by Paul Jensen,
We're coming up on the season for final exams, and for those of us who work in college libraries, that means interacting with a lot of panicked undergrads who haven't set foot in a library since their first tour of the campus. Luckily for me, I'm well practiced in the art of not making snarky remarks until the person in question is too far away to overhear them. Welcome to Shelf Life.
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On Shelves This Week
Synopsis: Child soldier Jonah joins arms dealer Koko Hekmatyar's crew of bodyguards despite harboring a personal hatred of arms dealers.
Synopsis: College student Aoi Tsubaki's ability to see spirits lands her in trouble when she's swept away to an otherworldly inn and told she must marry the inn's owner.
Synopsis: Nanami continues to adapt to her role as a local land deity while growing closer to Tomoe.
My Hero Academia - Season 3 Part 1 BD+DVD, DVD, Limited Edition
Funimation - 300 min - Sub+Dub - MSRP $64.98|$39.98|$84.98
Currently cheapest at: $44.96 Amazon|$63.74 Right Stuf
Synopsis: As Deku and his 1-A classmates take on a grueling summer training program, the League of Villains prepares to put its next plot into motion.
Extra: This season is covered in our episode reviews for the series, and we also have a separate review for just this season. The full series is available streaming on Crunchyroll, Funimation, and Hulu.
Synopsis: High school student Maiku Kamishiro's life is turned upside-down when two girls arrive at his home claiming to be his twin sister.
Shelf Life Reviews
If you've ever thought it'd be nice to pause time whenever you needed an extra moment, Kokkoku might just change your mind. After all, with any awesome power comes a bunch of murderous bad guys who want to steal it. Here's my review of the supernatural thriller series.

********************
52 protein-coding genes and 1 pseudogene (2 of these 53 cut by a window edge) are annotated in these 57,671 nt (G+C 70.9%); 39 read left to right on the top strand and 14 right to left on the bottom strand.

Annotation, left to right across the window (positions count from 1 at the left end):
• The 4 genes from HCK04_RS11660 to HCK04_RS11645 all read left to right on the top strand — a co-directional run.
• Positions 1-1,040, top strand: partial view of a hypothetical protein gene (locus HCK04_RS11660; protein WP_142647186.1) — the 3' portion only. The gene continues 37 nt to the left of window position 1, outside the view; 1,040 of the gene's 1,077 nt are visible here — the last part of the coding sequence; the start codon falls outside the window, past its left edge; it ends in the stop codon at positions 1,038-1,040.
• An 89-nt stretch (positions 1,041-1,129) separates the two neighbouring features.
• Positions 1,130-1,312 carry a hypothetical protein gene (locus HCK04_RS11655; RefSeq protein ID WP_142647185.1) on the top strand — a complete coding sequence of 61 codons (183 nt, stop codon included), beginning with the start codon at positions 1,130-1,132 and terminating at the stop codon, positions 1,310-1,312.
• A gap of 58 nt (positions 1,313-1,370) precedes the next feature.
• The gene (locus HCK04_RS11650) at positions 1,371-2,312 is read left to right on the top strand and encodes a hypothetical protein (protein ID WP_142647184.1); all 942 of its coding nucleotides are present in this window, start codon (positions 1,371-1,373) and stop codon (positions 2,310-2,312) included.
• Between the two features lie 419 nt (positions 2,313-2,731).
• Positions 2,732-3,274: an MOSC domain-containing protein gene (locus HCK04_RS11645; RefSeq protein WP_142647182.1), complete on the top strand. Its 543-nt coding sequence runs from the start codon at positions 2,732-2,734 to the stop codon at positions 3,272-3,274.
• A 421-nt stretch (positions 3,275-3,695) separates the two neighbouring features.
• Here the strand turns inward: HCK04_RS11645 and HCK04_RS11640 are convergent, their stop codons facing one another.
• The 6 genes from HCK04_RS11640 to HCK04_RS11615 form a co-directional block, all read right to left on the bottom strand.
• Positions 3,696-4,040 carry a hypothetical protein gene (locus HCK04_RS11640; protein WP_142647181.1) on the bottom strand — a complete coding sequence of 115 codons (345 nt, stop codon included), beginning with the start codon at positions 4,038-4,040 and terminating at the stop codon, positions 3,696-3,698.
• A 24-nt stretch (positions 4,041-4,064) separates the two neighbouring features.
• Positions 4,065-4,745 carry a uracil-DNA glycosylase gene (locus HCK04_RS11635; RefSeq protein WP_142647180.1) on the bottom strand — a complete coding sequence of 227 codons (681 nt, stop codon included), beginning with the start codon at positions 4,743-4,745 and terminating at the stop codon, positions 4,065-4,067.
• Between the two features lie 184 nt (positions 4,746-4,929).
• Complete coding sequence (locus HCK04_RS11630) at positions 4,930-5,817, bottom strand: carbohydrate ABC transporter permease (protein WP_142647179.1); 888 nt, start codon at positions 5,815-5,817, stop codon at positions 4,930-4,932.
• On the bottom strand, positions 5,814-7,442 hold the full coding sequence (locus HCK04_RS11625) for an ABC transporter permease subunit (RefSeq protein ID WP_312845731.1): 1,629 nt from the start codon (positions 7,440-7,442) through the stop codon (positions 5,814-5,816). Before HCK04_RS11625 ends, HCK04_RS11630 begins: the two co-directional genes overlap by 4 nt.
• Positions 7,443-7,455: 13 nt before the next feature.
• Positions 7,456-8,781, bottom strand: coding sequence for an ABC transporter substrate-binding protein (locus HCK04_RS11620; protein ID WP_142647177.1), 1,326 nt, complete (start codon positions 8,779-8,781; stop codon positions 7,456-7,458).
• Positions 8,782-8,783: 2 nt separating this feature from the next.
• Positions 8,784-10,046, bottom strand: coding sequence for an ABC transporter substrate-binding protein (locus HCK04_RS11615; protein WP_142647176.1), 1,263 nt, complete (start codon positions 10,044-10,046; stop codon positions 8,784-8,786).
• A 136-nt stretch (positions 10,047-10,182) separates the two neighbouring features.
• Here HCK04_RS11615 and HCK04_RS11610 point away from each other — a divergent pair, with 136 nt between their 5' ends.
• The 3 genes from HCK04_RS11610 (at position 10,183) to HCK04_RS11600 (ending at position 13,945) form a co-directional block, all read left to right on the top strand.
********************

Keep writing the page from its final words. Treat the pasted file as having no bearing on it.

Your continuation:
Those intriguing bits and pieces begin with the central storyline. Our protagonist here is Juri Yukawa, an unemployed young woman who's in a hurry to move out and get away from her troubled family. All of that is suddenly put on hold when Juri's brother and nephew are kidnapped, and instead of paying the ransom, her grandfather stops time in order to rescue them. Before Juri can process the idea that her family has the power to put the rest of the universe on pause, she finds out they're not alone in this frozen world known as Stasis. Members of a violent cult have targeted the Yukawas, and mysterious creatures appear out of thin air to kill anyone who breaks the unwritten rules of Stasis. Needless to say, this all adds up to a pretty stressful day for Juri, who really just wanted to relax after botching her latest job interview.
Kokkoku makes a very intense first impression, both for better and for worse. The first few episodes drop some pretty big twists in a suitably shocking manner. The show establishes an unnerving atmosphere as soon as Juri and her relatives enter Stasis and start walking past people and animals that are frozen in time. Just as the viewer starts to get used to this, some seriously bad dudes show up and ambush our unlikely heroes, and then a giant tree monster squishes a man's head like a grape. When all of these moments are strung together, they raise the level of dramatic tension through the roof and inspire that frantic, “gotta keep watching” feeling. On the downside, the show overplays its hand in several spots, especially when it comes to the cultists and their street thug minions. The script repeatedly dangles hollow threats of graphic violence in front of the audience, and after a few repetitions, those threats lose their horrifying edge and start to feel like cheap attempts at keeping the tension artificially high.